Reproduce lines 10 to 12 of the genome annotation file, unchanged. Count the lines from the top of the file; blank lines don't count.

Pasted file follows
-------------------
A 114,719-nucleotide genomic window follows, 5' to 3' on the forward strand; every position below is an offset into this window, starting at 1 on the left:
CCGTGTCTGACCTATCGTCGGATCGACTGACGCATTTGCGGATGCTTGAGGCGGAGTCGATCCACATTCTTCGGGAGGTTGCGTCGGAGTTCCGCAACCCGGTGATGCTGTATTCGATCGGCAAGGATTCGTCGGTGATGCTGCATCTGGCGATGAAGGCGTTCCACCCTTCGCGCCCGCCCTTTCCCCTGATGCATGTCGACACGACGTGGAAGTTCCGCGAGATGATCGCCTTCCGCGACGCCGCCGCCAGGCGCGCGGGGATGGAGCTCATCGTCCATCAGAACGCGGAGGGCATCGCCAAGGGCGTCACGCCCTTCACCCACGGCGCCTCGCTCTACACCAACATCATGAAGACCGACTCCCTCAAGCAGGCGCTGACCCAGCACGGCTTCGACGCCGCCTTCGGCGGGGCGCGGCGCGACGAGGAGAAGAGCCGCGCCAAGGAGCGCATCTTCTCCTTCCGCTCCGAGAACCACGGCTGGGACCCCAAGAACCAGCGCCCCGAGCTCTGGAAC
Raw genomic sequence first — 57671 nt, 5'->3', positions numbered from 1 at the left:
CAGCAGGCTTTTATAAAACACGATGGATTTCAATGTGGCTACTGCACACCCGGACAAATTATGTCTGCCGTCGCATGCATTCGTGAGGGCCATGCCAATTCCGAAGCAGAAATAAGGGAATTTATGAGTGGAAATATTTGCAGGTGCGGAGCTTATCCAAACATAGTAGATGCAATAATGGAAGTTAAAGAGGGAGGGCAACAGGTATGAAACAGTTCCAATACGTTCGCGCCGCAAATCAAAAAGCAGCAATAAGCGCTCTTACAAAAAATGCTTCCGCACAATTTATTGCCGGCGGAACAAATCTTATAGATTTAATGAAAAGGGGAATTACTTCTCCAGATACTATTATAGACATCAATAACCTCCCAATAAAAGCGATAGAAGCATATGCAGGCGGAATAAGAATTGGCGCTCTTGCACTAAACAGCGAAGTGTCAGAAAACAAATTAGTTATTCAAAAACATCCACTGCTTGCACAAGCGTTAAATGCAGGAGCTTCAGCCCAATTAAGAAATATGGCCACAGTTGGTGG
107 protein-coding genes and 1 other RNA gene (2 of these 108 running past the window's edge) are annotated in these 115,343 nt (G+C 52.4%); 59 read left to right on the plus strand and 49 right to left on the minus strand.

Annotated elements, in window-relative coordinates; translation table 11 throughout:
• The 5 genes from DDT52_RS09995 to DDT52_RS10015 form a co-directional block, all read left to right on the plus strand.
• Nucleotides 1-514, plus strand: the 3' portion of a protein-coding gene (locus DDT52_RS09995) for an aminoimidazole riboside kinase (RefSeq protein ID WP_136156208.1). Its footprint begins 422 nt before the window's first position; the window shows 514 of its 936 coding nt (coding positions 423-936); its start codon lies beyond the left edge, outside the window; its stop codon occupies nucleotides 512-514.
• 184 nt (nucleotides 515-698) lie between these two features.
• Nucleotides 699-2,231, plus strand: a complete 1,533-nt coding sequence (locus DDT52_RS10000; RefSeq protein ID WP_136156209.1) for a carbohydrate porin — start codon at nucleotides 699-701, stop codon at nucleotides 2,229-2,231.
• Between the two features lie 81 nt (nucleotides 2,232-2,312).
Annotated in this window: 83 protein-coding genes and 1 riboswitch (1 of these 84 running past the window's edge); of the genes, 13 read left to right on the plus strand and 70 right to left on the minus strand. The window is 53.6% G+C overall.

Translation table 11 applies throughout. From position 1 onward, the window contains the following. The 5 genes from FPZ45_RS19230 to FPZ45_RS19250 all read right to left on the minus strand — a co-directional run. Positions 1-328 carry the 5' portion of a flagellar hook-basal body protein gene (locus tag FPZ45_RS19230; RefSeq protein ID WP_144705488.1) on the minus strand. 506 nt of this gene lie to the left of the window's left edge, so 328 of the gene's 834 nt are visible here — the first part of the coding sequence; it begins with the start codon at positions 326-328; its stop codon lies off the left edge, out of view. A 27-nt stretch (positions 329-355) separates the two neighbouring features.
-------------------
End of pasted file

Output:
• Nucleotides 699-2,231, plus strand: a complete 1,533-nt coding sequence (locus DDT52_RS10000; RefSeq protein ID WP_136156209.1) for a carbohydrate porin — start codon at nucleotides 699-701, stop codon at nucleotides 2,229-2,231.
• Between the two features lie 81 nt (nucleotides 2,232-2,312).
Annotated in this window: 83 protein-coding genes and 1 riboswitch (1 of these 84 running past the window's edge); of the genes, 13 read left to right on the plus strand and 70 right to left on the minus strand. The window is 53.6% G+C overall.